We Tried It: Insect Pizza
Pepperoni, meatball, olives and...ants? We're the first to try Insect Pizza from NYC's Luzzo's La Pizza Napoletana.
It was literally a dark and stormy summer night when I headed to Luzzo's La Pizza Napoletana, an Italian restaurant in New York's East Village, known for their pizza. I arrived a drowned rat; skin crawling from humidity, my wet clothes, and the questionable puddles that soaked my feet. I rushed in out of the rain, feeling a bit antsy about what was to come. It was a fitting start to the meal that awaited me.
I've had just about every traditional topping under the sun on my pizza (except pineapple, because everyone knows that's an abomination). And though I've had friends refer to my beloved anchovies as "slugs," they are considered acceptable (and delicious!) pizza accompaniments. As a kid I used to enjoy "ants on a log," but those raisins that sat atop the peanut butter coated celery just looked like the critters; this evening I was about to sample ants on a pizza and there were no raisins in sight. But there was a scorpion.
I can't say I was feeling particularly grossed out; I've been in the food world for a while (and have watched enough reality TV) to know plenty of people eat things outside the typical American comfort zone. I myself have dabbled in the insect world and beyond in my search for tasty bites. What actually bugged me was thinking this was purely for Instagram shock value; yet another mediocre concoction created for pictures but not tastebuds. Except, I was familiar with Luzzo's and Chef Michele Iuliano's tasty and innovative menu, so I figured there had to be more to the story.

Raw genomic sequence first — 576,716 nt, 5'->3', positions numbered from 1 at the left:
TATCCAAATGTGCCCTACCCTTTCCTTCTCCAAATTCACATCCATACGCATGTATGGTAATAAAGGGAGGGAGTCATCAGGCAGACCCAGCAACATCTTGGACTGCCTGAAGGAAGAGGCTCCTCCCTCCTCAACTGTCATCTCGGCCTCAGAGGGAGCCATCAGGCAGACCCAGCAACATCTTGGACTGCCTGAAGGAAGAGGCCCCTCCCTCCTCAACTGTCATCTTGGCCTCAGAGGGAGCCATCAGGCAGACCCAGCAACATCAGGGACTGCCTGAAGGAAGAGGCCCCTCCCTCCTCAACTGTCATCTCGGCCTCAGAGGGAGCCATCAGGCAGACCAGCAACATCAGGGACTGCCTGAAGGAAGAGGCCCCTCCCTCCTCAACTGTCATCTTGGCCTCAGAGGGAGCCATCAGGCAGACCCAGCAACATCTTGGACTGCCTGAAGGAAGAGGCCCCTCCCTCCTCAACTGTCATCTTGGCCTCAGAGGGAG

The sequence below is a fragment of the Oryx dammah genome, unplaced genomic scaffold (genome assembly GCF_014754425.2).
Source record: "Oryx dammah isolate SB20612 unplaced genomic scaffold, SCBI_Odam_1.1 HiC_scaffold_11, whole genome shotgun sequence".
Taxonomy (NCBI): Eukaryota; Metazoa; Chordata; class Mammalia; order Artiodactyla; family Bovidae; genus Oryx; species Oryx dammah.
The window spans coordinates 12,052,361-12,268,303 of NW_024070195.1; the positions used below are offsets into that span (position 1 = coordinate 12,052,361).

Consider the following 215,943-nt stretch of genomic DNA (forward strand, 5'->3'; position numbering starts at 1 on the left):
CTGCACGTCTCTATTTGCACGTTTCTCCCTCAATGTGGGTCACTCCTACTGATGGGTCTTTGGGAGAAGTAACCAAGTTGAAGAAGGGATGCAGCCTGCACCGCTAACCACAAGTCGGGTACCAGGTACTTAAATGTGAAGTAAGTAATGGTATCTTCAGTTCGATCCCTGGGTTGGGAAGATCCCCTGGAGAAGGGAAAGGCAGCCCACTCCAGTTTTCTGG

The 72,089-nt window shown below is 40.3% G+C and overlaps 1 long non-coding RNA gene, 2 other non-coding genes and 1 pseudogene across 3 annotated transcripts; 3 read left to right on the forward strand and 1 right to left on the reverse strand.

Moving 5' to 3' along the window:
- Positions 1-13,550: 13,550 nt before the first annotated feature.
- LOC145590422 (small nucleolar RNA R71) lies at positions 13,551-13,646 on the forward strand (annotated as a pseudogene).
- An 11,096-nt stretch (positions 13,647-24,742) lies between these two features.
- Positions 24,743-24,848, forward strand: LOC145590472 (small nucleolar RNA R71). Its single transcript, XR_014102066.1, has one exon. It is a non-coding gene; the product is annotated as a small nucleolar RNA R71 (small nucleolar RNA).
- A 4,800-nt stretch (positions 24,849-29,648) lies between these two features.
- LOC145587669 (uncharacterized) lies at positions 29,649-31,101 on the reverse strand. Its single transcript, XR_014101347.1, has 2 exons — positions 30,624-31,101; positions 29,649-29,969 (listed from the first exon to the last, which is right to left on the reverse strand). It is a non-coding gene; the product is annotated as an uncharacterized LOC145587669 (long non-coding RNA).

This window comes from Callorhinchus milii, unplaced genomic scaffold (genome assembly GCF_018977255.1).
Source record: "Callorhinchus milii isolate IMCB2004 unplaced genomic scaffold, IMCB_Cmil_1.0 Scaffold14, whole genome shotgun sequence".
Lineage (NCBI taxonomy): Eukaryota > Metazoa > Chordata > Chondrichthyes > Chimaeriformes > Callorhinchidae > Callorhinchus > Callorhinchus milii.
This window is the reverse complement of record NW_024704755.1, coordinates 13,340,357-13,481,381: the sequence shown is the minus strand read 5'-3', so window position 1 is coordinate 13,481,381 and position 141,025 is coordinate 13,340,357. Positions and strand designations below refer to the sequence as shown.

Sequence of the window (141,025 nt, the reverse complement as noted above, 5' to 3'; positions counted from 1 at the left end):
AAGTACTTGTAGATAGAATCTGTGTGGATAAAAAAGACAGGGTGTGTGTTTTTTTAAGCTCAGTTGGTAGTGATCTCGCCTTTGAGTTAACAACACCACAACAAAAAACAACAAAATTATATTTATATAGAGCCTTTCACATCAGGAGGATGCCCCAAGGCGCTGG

"But why?"was the very first thing I asked Chef once I was settled inside.
"Because insects are the food of the future, and we better start getting used to it." He continued, "Much research has lead the public to believe that this is a new source of sustainable protein. And I'm the first to put them on pizza."
"Ooh, good answer," I thought. I've certainly been seeing a lot of articles saying that very thing and I'm liking the fact that although this will get people in the door, it is more than just a gimmick. This is a chef truly tinkering with a new ingredient. He went on to tell me he has been thinking about the idea for a few years but the timing wasn't right. Now that insect food is gaining in popularity, he was ready to move forward. Also I could relate to his pride in being the first; I was about to be the first writer to sample the Insect Pizza.
"So how do the insects taste?" I asked. I mean, besides straight nutrition, that's the whole point of putting edible things in your mouth, right? They've got to taste good, and I wasn't so sure about these critters.
Chef Iluiano responded, "I first ate ants this year and much to my surprise, they have a neutral and crunchy taste that makes it very easy to work with to create unique recipes." He went on to describe the ants as "briny" and "seafood-like" -- and I wondered if they'd taste like my beloved anchovies or if the whole thing would taste like a clam pie, the famed New England pizza. He had my full attention now -- there was some depth and intrigue to the dish.
I watched Chef as he prepared the traditional Neapolitan pie his restaurant is known for; he topped the dough with mozzarella, basil and olive oil, then popped it in the coal oven for a minute or two. Now it was ready for the final touches; a layer of lemon, a sprinkling of ants, little tumbleweeds of dark red peperoncino strands placed around the surface, and a drizzle of hot honey to spice it up a bit. Lastly, a small dried scorpion was placed in the center, as if it were a white plastic pizza-saver protecting the cheese during a delivery. Since I was picturing something the size of a tarantula, I was pretty relieved he was only about two inches long.